Accurate Interpolation in Appearance-Based Pose Estimation

  • Erik Jonsson
  • Michael Felsberg
Part of the Lecture Notes in Computer Science book series (LNCS, volume 4522)

Abstract

One problem in appearance-based pose estimation is the need for many training examples, i.e. images of the object in a large number of known poses. Some invariance can be obtained by considering translations, rotations and scale changes in the image plane, but the remaining degrees of freedom are often handled simply by sampling the pose space densely enough. This work presents a method for accurate interpolation between training views using local linear models. As a view representation local soft orientation histograms are used. The derivative of this representation with respect to the image plane transformations is computed, and a Gauss-Newton optimization is used to optimize all pose parameters simultaneously, resulting in an accurate estimate.

Keywords

Augmented Reality Query Image Weighting Kernel Gradient Magnitude Local Linear Model 
These keywords were added by machine and not by the authors. This process is experimental and the keywords may be updated as the learning algorithm improves.

References

  1. 1.
    Atkeson, C.G., Moore, A.W., Schaal, S.: Locally weighted learning. Artificial Intelligence Review 11, 11–73 (1997)CrossRefGoogle Scholar
  2. 2.
    Comport, A., Marchand, E., Chaumette, F.: A real-time tracker for markerless augmented reality. In: Proc. The Second IEEE and ACM International Symposium on Mixed and Augmented Reality, pp. 36–45. IEEE Computer Society Press, Los Alamitos (2003)CrossRefGoogle Scholar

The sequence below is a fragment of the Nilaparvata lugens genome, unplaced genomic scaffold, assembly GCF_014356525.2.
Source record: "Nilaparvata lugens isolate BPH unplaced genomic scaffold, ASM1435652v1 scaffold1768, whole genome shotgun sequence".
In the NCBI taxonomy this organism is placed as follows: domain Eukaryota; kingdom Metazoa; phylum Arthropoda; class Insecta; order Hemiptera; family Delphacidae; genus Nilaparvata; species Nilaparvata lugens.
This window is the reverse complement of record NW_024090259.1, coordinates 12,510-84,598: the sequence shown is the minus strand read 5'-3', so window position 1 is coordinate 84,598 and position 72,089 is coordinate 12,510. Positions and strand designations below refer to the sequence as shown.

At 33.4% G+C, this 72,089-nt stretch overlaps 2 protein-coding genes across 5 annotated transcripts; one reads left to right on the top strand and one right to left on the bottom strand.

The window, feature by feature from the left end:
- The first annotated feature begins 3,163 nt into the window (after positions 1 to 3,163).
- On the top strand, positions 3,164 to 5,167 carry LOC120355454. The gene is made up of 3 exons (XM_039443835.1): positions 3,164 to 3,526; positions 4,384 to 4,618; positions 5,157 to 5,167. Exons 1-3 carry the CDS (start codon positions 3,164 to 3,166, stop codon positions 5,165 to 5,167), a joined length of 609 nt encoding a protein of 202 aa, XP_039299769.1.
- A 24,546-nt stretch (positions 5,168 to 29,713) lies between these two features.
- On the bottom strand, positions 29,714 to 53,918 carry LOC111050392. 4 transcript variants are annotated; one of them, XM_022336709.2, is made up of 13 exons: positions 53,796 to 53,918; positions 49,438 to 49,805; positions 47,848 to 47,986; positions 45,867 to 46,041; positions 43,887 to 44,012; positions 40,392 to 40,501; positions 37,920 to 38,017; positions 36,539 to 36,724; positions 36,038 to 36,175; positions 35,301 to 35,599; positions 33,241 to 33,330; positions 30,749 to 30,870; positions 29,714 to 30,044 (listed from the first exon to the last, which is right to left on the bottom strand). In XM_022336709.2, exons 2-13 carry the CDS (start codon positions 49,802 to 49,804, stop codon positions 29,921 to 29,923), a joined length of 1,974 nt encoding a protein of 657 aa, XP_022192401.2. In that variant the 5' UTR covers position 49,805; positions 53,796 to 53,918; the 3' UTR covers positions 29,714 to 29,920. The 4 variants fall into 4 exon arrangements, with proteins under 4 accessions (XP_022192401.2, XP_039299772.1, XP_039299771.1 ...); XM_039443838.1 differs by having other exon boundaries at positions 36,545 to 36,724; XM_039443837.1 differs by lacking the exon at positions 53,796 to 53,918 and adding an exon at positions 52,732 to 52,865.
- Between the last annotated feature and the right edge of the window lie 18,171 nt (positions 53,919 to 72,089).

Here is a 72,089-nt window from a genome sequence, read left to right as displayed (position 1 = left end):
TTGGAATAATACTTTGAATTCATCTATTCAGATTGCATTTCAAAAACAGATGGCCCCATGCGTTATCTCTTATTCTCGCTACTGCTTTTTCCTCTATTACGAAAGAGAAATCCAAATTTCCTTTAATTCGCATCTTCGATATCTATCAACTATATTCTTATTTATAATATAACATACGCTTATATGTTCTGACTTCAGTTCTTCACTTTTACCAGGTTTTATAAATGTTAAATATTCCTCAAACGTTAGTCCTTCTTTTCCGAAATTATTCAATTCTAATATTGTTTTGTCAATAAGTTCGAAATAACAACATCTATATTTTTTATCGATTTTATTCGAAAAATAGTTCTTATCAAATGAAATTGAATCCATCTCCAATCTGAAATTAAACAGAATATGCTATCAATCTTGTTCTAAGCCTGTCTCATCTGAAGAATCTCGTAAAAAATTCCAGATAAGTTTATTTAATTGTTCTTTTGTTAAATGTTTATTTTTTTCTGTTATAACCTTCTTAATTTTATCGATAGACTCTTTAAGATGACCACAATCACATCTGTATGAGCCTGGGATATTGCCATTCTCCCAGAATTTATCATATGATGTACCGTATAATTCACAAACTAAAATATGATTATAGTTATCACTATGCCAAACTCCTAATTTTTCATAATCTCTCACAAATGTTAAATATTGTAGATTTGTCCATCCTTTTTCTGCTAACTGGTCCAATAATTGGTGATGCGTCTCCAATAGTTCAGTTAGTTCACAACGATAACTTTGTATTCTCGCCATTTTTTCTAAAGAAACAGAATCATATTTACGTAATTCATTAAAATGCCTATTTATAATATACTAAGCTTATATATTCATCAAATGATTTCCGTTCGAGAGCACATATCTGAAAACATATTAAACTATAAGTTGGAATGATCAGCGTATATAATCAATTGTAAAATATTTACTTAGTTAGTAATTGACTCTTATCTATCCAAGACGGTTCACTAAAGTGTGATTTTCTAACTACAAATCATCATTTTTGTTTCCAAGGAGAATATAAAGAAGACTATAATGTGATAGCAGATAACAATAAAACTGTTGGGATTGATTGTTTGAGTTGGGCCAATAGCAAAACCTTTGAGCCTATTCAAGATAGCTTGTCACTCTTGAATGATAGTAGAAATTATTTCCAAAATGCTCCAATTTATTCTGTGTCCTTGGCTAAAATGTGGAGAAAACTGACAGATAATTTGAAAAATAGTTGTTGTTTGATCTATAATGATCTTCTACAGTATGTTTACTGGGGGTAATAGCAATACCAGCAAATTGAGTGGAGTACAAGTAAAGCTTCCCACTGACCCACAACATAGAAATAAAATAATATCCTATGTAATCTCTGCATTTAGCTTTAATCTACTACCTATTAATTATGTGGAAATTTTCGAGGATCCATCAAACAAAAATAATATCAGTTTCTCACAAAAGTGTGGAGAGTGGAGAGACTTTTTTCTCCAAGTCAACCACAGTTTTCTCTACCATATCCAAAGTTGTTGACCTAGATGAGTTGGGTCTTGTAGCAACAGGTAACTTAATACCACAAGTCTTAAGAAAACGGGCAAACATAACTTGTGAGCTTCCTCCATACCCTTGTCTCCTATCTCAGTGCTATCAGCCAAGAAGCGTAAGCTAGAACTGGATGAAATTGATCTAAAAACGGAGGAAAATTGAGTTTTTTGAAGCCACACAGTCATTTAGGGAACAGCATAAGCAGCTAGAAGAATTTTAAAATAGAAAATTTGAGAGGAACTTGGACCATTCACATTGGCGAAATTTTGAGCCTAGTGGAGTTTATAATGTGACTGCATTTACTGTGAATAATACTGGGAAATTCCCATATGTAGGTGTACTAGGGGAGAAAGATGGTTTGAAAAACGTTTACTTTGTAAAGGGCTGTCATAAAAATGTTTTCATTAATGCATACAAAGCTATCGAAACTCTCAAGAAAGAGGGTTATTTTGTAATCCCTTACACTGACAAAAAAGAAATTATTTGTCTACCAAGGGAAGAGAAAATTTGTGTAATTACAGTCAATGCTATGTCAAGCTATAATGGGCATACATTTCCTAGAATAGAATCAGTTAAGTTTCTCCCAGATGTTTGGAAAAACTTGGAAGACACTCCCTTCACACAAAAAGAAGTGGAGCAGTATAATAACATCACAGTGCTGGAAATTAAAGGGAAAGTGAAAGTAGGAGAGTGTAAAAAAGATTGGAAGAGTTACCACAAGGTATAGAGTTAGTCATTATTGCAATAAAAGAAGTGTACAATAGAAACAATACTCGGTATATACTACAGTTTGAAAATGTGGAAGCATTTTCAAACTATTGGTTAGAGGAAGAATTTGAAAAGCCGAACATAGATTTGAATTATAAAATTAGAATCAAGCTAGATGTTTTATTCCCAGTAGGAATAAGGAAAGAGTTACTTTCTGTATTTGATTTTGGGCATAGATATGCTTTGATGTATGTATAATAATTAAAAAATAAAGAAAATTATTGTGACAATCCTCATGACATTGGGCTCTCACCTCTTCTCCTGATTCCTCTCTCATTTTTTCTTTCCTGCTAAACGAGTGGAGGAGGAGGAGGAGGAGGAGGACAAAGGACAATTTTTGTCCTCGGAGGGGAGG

3. 3.
    Felsberg, M., Forssén, P.-E., Scharr, H.: Channel smoothing: Efficient robust smoothing of low-level signal features. IEEE Transactions on Pattern Analysis and Machine Intelligence 28(2), 209–222 (2006)CrossRefGoogle Scholar
  4. 4.
    Granlund, G.H.: An associative perception-action structure using a localized space variant information representation. In: Sommer, G., Zeevi, Y.Y. (eds.) AFPAC 2000. LNCS, vol. 1888, pp. 48–68. Springer, Heidelberg (2000)CrossRefGoogle Scholar
  5. 5.
    Lowe, D.G.: Object recognition from local scale-invariant features. In: IEEE Int. Conf. on Computer Vision, Sept. 1999, IEEE Computer Society Press, Los Alamitos (1999)Google Scholar
  6. 6.
    Moore, A.W., Schneider, J., Deng, K.: Efficient locally weighted polynomial regression predictions. In: Proc. 14th International Conference on Machine Learning, pp. 236–244. Morgan Kaufmann, San Francisco (1997)Google Scholar
  7. 7.
    Murase, H., Nayar, S.K.: Visual learning and recognition of 3-d objects from appearance. International Journal of Computer Vision 14(1), 5–24 (1995)CrossRefGoogle Scholar
  8. 8.
    Nocedal, J., Wright, S.J.: Numerical Optimization. Springer, Heidelberg (1999)MATHGoogle Scholar
  9. 9.
    Obdrzalek, S., Matas, J.: Object recognition using local affine frames on distinguished regions. In: British Machine Vision Conf. (2002)Google Scholar
  10. 10.
    Pentland, A., Moghaddam, B., Starner, T.: View-based and modular eigenspaces for face recognition. In: CVPR (1994)Google Scholar
  11. 11.
    Cipolla, R., Drummond, T.: Real-time visual tracking of complex structures. IEEETransactions on Pattern Analysis and Machine Intelligence 24(7) (2002)Google Scholar
  12. 12.
    Unser, M.: Splines: A perfect fit for signal and image processing. IEEE Signal Processing Magazine 16(6), 22–38 (1999)CrossRefGoogle Scholar

Copyright information

© Springer Berlin Heidelberg 2007

Authors and Affiliations

  • Erik Jonsson
    • 1
  • Michael Felsberg
    • 1
  1. 1.Computer Vision Laboratory, Dept. of Electrical Engineering, Linköping University 

Personalised recommendations